The current treatment for drug-susceptible tuberculosis (TB) used in South Africa last for six months, effectively cures TB and is dirt cheap. Two studies in recent years have shown that TB can be cured in four or in some cases even two months, but price and other complications make these treatments tricky to implement. At a conference in Seattle last week, a major trial of an alternative four-month treatment reported disappointing findings. Elri Voigt unpacks the latest findings and asks what the prospects now are for shortening TB treatment.
Chimeric antigen receptors (CARs) have mainly been making headlines as a cutting-edge form of cancer treatment. Recently, however, presentations on CARs have been given at HIV conferences. Elri Voigt asks what CARs actually are and how they might one day be used to treat HIV.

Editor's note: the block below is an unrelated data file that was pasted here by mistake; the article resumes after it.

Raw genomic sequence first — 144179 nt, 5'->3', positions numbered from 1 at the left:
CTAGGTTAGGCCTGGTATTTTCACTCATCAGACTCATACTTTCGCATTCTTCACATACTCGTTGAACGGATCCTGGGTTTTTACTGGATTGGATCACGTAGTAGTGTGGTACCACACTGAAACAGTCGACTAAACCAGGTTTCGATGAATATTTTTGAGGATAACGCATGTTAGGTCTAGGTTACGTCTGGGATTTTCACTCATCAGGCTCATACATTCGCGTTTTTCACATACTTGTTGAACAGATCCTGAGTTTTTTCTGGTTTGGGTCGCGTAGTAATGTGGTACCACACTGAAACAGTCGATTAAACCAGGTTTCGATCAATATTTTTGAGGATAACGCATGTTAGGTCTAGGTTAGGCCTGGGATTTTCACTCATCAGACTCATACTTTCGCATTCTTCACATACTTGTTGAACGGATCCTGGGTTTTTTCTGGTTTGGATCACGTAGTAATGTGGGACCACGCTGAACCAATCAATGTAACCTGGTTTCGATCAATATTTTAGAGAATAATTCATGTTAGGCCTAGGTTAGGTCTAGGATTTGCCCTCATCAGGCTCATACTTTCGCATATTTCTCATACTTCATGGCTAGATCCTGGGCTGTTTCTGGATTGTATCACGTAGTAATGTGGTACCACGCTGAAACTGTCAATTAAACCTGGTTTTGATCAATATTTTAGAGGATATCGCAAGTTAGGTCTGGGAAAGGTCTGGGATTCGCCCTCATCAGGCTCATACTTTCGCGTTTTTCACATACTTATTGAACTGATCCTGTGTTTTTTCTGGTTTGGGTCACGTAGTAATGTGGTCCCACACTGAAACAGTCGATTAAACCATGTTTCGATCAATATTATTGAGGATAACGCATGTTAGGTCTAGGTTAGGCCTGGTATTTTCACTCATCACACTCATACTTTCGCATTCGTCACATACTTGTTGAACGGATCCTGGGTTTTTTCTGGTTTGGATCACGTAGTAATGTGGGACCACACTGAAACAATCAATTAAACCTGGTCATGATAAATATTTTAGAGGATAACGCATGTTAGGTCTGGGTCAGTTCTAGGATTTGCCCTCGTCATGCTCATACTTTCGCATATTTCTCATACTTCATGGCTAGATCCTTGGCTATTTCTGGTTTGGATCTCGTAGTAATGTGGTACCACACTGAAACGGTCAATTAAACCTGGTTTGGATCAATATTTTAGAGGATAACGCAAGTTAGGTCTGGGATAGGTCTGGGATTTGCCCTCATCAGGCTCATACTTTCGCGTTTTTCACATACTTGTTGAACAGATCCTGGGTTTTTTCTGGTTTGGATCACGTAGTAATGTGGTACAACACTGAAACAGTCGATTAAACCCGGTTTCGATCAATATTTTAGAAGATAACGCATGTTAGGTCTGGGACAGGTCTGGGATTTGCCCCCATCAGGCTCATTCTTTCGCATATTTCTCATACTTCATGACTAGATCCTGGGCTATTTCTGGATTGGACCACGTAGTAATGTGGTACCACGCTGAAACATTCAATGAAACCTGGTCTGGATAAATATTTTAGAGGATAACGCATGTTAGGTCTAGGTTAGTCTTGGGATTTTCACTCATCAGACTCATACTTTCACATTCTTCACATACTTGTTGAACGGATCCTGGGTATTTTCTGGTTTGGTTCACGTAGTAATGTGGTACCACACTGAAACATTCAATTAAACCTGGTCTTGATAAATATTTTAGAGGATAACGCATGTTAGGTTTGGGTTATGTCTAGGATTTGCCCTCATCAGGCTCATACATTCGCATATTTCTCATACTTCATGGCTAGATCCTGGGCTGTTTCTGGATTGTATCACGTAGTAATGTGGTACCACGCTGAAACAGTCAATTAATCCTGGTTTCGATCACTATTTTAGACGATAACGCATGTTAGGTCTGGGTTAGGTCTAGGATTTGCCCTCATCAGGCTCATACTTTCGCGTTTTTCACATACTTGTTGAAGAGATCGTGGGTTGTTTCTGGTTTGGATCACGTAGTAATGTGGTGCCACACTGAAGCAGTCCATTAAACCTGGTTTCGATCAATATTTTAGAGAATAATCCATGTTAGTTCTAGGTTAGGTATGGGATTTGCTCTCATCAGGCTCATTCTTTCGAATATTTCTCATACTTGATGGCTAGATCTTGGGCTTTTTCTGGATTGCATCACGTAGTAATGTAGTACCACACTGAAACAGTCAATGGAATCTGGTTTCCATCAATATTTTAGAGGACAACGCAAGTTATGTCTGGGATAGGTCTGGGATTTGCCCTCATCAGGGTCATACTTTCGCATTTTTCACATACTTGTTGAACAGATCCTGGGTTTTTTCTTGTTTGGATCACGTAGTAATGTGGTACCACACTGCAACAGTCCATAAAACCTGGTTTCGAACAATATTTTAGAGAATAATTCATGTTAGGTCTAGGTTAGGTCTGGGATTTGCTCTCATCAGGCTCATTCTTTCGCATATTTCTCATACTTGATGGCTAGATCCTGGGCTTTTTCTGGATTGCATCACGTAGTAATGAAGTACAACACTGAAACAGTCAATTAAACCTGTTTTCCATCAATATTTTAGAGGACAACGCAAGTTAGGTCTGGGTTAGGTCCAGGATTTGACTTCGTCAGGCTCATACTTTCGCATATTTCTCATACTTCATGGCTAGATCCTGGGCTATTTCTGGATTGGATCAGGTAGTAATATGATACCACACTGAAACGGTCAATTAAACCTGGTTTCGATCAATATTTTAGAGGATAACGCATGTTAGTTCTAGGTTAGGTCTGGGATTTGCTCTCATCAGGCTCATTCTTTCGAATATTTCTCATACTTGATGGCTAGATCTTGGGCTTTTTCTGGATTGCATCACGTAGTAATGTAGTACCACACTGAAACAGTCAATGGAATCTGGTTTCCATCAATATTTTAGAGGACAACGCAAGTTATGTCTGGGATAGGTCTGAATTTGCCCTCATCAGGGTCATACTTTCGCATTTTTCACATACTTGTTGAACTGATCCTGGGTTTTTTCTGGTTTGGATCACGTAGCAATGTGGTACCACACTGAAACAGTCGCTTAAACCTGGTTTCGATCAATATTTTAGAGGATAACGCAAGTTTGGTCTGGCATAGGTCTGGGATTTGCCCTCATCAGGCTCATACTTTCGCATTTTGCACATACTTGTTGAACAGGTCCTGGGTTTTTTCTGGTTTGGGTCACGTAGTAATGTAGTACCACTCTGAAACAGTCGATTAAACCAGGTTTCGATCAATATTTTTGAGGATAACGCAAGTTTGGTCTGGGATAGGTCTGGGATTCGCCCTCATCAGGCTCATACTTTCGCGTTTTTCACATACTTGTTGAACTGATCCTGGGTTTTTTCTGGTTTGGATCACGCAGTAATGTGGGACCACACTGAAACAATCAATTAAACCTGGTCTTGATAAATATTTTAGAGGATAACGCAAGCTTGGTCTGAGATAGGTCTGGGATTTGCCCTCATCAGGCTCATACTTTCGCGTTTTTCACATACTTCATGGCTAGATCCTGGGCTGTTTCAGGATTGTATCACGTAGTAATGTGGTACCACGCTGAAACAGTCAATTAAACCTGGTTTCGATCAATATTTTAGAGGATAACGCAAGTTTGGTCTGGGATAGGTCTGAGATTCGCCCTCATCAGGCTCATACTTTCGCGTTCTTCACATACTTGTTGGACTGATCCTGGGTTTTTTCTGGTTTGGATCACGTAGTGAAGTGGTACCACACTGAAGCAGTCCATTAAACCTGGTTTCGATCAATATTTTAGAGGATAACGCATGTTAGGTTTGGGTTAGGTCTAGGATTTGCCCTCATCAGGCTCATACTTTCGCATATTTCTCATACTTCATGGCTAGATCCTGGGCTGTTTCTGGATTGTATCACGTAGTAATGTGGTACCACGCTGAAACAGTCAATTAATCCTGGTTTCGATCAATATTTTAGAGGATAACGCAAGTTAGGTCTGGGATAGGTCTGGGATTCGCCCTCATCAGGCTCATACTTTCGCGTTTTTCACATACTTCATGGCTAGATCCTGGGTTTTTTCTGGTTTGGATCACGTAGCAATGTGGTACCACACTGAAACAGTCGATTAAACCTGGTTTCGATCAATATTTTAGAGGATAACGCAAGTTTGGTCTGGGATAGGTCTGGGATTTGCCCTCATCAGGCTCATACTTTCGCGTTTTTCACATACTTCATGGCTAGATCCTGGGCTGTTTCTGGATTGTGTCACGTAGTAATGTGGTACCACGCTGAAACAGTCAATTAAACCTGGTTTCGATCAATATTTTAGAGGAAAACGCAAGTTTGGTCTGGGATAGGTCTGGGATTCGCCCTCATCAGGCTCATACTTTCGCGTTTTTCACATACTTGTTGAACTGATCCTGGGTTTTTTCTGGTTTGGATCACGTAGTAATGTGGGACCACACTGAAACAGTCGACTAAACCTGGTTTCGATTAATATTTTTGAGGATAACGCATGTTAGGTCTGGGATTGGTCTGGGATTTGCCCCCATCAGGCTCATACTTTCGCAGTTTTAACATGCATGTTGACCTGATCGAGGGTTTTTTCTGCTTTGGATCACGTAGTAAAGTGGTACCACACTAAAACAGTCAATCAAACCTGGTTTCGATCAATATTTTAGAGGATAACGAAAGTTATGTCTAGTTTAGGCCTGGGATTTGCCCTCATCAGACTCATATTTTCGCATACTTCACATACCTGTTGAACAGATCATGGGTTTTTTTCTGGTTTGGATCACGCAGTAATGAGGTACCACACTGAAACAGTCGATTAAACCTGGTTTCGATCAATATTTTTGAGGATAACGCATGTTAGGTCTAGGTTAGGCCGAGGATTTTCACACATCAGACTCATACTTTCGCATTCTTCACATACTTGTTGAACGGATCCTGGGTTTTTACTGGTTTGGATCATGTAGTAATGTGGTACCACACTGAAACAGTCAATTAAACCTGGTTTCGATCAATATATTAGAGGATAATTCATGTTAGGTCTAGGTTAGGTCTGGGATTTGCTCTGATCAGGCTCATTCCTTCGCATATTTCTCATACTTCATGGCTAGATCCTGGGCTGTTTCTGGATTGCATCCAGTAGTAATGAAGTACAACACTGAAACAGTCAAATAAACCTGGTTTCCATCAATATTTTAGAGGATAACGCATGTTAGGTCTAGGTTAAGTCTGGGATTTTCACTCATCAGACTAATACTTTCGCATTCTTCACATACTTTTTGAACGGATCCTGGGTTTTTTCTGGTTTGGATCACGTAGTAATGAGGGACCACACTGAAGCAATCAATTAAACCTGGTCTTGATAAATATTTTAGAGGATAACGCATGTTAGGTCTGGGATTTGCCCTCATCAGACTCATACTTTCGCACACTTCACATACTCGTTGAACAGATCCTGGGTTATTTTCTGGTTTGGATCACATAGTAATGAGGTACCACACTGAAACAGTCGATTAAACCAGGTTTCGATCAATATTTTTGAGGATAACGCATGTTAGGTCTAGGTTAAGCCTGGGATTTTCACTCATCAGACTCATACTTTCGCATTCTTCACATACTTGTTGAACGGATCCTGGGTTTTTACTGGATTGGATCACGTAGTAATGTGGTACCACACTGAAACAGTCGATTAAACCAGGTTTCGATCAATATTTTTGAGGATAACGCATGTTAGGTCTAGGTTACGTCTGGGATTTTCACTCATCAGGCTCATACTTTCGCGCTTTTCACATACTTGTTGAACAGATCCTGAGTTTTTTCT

Long-acting injections have been successfully used as contraception and more recently HIV prevention. Now researchers are exploring whether similar long-acting injections could be used for the prevention and treatment of tuberculosis. Tiyese Jeranji reports.
Broadly neutralising antibodies (bnAbs) are one of the most active and exciting areas in HIV research. Last year Spotlight reported on a “proof of concept” study showing that a specific bnAb can successfully prevent infection with certain strains of HIV. Now, we also have intriguing findings suggesting that bnAbs may have a role to play in the treatment of HIV in children. Elri Voigt reports.
There is no time to waste in planning the South African rollout of cabotegravir (CAB LA), the long-lasting antiretroviral injection approved for use in the United States in December 2021, say local health experts.